Ariane 5 carries two commercial commsats to GTO

Arianespace carried two geostationary commsats to transfer orbit with an Ariane 5 launch from the Centre Spatiale Guyanais in Kourou, 20 Jun 2019 2143 UT.

The first satellite deployed was T-16, one of the final planned satellites for the DirecTV television service, which is now owned by AT&T. The 6330 kg Airbus E3000LX commsat will reach the Clarke Belt with a traditional kick motor, with electric station-keeping once on-orbit. The satellite is capable of operating from any of DirecTV’s five main orbital slots between 99° and 119° W, providing primary coverage of the US with separate spotbeams for Alaska, Hawaii, and Puerto Rico/the Virgin Islands.

The second satellite, Eutelsat 7C, is an all electric propulsion design, a first for both Eutelsat and bird-maker Space Systems/Loral (now part of Maxar). By patiently waiting 120 days to reach its final orbit, the 1300 Class satellite avoids mass penalty of a second engine system, weighing just 3400 kg instead of the usual 5500 to 6500. Once it reaches position, 7C will supplement Eutelsat 7B, still in operation at the 7° E orbital slot.

Arianespace has scheduled the next launches for Vega on 5 Jul 2019, and Ariane 5 on 24 July.

Canadian radarsats and astronaut pressers

As the anniversary of Apollo 11 approaches, astronaut interviews are in growing demand! Today, Anne McClain and Christina Koch spoke to CNN and North Carolina’s Our State Magazine.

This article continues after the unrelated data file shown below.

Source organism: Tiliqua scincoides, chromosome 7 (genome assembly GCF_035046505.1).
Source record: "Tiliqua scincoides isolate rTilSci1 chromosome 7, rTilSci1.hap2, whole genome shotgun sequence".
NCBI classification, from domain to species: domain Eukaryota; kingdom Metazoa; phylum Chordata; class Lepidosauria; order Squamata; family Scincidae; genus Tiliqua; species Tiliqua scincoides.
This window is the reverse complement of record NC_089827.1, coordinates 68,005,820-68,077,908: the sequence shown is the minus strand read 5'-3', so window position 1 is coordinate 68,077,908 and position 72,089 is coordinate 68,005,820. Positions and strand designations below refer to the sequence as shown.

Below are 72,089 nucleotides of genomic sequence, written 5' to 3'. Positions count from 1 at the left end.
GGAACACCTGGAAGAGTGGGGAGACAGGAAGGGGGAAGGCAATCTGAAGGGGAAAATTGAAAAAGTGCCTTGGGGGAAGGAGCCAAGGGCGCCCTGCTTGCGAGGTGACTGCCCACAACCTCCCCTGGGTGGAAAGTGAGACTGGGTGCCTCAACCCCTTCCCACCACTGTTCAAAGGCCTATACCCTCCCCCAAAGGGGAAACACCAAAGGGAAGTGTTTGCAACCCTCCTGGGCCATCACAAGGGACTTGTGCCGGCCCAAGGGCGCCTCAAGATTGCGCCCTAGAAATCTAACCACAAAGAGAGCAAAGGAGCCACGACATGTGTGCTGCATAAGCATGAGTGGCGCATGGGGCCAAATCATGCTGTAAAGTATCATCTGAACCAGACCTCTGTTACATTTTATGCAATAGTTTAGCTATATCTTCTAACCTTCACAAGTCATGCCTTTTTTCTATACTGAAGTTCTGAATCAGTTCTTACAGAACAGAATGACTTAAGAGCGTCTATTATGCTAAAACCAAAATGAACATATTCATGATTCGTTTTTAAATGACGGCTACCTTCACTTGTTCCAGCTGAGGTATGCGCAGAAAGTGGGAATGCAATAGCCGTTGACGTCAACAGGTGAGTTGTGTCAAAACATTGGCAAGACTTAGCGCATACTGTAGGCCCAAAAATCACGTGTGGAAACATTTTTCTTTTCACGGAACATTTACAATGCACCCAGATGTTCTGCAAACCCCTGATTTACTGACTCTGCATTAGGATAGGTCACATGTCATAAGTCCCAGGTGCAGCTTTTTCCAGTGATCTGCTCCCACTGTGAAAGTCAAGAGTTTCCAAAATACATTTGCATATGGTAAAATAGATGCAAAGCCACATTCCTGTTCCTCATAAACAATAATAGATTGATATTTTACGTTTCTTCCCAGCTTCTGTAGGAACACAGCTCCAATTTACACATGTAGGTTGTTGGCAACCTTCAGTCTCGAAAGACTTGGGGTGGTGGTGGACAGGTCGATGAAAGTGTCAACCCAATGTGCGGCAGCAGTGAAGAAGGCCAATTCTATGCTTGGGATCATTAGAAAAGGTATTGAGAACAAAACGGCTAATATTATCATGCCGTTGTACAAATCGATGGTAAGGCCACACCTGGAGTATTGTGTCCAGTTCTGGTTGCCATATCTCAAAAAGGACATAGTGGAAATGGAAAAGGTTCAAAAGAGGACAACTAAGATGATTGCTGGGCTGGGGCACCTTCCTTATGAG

The major launch of the week was Wednesday’s RADARSAT Constellation Mission. The successor to the venerable RADARSAT-1 and RADARSAT-2, the triplet of satellites will use C-band electronic radar to provide digital elevation data to a variety of GIS users, from farmers and foresters to climate researchers. The satellites are built and operated by MDA, for the Canadian Space Agency. The Falcon 9 launch took place on a foggy California morning, 1417 UT 12 June 2019.

GPS glitch grounds airliners

Outage regions for the Global Positioning System, 8 June 2019. (Credit: FAA)

Passenger airline flights were affected Saturday and Sunday 8 and 9 June 2019, due to an expected minor signal outage, plus a glitch with a particular type of GPS receiver. The affected planes were mostly Bombardier CRJ-200 and CRJ-700s, but also included CRJ-900s, as well as Boeing 737 and 767s.

Reports on indicate particular concerns with GPS receivers supplied by Rockwell Collins. In case the airplane’s barometer were to fail, the onboard GPS receiver must be able to track altitude accurately enough to maintain normal operations in the Class A airspace above FL180. This requires a GPS vertical accuracy within 500 feet (152 meters), and that the GPS constellation be in fairly good alignment – which, every now and then, just doesn’t happen.

That’s what occurred this weekend over a region over the Great Lakes and extending out over much of North Dakota and Manitoba, such that certain areas can expect, in theory, up to 40 minutes of signal loss on Sunday. The FAA estimated still further regions in the US could be affected by the outage. As affected planes wait for a technical fix, they are flying below 18000 feet, or simply being replaced by unaffected aircraft.